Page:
Lou Piniella managed the Rays for only three seasons, but there were enough stories to make it seem like 10 — or 20. Like when he dyed his hair blond to celebrate a three-game winning streak. Like when he exploded at Ben Grieve for the cardinal sin of not caring enough. Like when he'd give postgame hitting tips in his underwear (or less). Like when he'd brazenly say what was on his mind about his team, or be so exasperated he didn't know what to say. With Piniella, now the Cubs manager, announcing last week he was retiring at season's end, we asked some of the Rays players and staff who were around during the Lou years — 2003-05 — to share their favorite * stories (* for a family newspaper).
Carl Crawford, player
My first spring training game (in 2003) I tried to bunt, there was a man on second with two outs, I didn't get the bunt down and I got out. I was coming back to the dugout and he was waiting for me. He told me don't try to bunt with a man on second, try to drive him in — but it wasn't that nice. Just use your imagination. And from then on, I was a changed person.
Jeff Ziegler, travel director
It was a Saturday morning in spring training at Al Lang Field. The night before, (2B) Roberto Alomar had retired in the middle of the game. That morning, (OF) Danny Bautista came in and announced that he was retiring, too. I walked in, there's Lou sitting at his desk, it's like 7:30, and Lou looks at me and says, "You better get (then-GM Chuck) LaMar on the phone and tell him we've got defections." … That was his third season (2005), so he had started to take some of the things that were going on in stride, and he was kinda half-laughing. The thing about Lou was that when he was being his funniest, sometimes you couldn't laugh. But that time he laughed, and I remember him saying, "It ain't easy being a Devil Ray. It's tough wearing green."
B.J. Upton, player
We were playing the Tigers at home (in 2004), I was playing shortstop, me and (2B) Jorge Cantu had a little confusion about who was covering the bag. I knew it wasn't my bag to cover, but I went to cover and (Omar) Infante hit the ball exactly where I was standing. The inning ended and before I even took a step to the dugout I could see him waiting, and he just went off. It was something I'll never forget. I hadn't been up a couple weeks, and I got an earful from Lou.
Scott Proefrock, former assistant GM
We lost a game in Chicago on a passed ball, and I made the mistake of going right into his office afterward. He started pounding on the desk, kicking the chair, etc., and he slammed the door so hard that the ceiling tiles fell out of the ceiling and hit me on the head. When I came out of the office after listening to his tirade for about 10 minutes, the coaches were laughing at me for being dumb enough to go in there after a tough loss. I never met anyone who wanted to win and hated to lose as much as Lou.
Tom Foley, coach
We're struggling and he comes into the coaches room and he's in one of those moods, and he's going off, he's walking back and forth, and we're all just sitting there. And all of a sudden, there's a lull. He kinda stops, right in the middle, and (then-coach) Matty Sinatro goes, "Okay, everybody who's having fun raise their hand." And Lou just looks right at him, didn't say anything. It kind of broke it up.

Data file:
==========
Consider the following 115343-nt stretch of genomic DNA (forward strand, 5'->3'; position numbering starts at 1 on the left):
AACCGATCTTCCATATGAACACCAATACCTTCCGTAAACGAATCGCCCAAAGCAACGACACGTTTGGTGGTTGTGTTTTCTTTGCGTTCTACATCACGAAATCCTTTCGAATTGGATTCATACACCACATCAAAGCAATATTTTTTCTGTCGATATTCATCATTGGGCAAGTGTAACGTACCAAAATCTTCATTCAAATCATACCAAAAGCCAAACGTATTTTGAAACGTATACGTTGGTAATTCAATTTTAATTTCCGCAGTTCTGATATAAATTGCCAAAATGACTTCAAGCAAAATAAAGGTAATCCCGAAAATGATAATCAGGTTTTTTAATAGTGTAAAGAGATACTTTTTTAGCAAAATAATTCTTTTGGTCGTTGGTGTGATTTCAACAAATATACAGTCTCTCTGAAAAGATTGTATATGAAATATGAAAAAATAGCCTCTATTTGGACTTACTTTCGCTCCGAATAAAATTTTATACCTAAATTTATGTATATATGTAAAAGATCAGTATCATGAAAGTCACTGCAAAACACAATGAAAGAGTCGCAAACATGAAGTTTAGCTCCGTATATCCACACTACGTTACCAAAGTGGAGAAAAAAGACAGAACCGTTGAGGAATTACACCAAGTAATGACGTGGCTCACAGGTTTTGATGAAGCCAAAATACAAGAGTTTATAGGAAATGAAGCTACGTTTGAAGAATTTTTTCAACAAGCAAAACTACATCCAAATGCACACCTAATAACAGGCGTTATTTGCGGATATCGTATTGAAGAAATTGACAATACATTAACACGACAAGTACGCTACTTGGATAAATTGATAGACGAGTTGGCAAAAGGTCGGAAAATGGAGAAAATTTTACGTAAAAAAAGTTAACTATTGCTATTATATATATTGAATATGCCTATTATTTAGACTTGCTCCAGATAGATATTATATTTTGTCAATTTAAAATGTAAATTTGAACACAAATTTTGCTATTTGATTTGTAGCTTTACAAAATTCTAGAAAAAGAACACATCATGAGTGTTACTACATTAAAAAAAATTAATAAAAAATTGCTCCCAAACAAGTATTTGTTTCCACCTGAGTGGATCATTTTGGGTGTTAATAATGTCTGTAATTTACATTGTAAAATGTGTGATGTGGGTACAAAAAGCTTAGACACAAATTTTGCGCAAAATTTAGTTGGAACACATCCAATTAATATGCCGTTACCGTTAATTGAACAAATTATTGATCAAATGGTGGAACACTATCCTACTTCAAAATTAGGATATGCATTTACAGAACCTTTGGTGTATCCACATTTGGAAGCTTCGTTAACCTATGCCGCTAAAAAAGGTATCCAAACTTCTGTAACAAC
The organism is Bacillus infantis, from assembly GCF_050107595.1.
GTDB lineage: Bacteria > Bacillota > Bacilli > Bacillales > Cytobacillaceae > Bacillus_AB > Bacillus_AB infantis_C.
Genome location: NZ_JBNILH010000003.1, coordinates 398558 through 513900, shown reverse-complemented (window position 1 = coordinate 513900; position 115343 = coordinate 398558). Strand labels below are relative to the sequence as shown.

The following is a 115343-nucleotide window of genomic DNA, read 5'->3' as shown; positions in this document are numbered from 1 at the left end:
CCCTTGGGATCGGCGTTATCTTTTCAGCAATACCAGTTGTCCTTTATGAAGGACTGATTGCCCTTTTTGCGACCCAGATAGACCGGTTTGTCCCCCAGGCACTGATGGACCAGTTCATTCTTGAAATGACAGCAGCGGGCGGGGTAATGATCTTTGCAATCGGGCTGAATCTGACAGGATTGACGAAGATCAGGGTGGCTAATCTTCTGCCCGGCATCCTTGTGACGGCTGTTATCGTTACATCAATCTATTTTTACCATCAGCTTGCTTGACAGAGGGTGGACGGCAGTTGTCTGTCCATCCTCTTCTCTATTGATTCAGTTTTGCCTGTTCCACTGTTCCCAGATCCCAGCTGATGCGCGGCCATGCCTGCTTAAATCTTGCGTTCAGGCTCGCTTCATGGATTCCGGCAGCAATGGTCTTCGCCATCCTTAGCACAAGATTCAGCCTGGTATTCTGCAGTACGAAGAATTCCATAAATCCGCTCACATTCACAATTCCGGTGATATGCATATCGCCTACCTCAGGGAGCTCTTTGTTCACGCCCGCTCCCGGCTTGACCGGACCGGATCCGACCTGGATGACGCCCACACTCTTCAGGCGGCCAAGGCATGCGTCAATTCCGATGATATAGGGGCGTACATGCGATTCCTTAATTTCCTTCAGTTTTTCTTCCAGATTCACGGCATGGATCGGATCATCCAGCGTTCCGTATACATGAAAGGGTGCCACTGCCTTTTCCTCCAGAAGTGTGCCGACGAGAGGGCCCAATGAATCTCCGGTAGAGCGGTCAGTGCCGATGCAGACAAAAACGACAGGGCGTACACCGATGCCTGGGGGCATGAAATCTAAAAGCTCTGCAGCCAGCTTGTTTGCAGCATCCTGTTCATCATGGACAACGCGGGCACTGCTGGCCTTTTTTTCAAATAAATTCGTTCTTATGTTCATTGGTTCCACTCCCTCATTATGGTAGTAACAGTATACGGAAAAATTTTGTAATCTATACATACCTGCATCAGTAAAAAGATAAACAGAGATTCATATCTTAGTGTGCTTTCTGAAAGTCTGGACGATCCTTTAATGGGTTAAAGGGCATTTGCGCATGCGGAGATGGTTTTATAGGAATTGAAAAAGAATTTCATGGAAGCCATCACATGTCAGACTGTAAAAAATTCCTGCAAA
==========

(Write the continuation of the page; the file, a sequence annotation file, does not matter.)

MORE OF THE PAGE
Scott Cursi, bullpen catcher
Robert Fick was on the team, and his wife was a very attractive lady from Southern California. One day we're right outside the bus, and Lou looks at him, and then he looks at her, and he just says: "Robert Fick — his wife must have married him over the phone."
Chris Fernandez, video coordinator
Lou just got the job, he's in my office because he wants to look at some hitters and Tank (aptly nicknamed clubhouse attendant Brandon Richesin) comes in to drop off some papers. And next thing you know he's got Tank standing there with a bat in hand, telling him, "Bend your knees a little bit, you can hit from there, that feels pretty good, right," like he was Aubrey Huff or something.
Given the trouble Lance Cormier and Andy Sonnanstine have had finishing games, RHP Jeremy Hellickson could end up joining the bullpen, maybe sooner than later. … Ryne Sandberg is the obvious front-runner, but bench coach Dave Martinez's name may come up in the Cubs' managerial search. … Lou Piniella would like to work as a consultant after retiring home to Tampa, but it's hard to see Rays management hiring him back. … The Jon Weber who retired last week, days before getting a 100-game suspension (third positive test for a drug of abuse), is the one who spent 2007-09 with Triple-A Durham. … Monday's 19-inning Class A game in Port Charlotte was the longest in organization history. … Of Alex Rodriguez's 599 home runs, the Rays have allowed 43. … Doesn't hurt the Rays that the Tigers are playing a day-night doubleheader today before heading down for a four-game series. … LHP David Price will be featured on ESPN's E:60 show Tuesday.
Got a minute? Grant Balfour
Best meal you can make?
Go-to-store at mall?
Buckle (jeans, clothing).
Who would play you in a movie?
Paul Hogan (of Crocodile Dundee fame).
My wife, Angie.
Staff writer Joe Smith contributed to this report.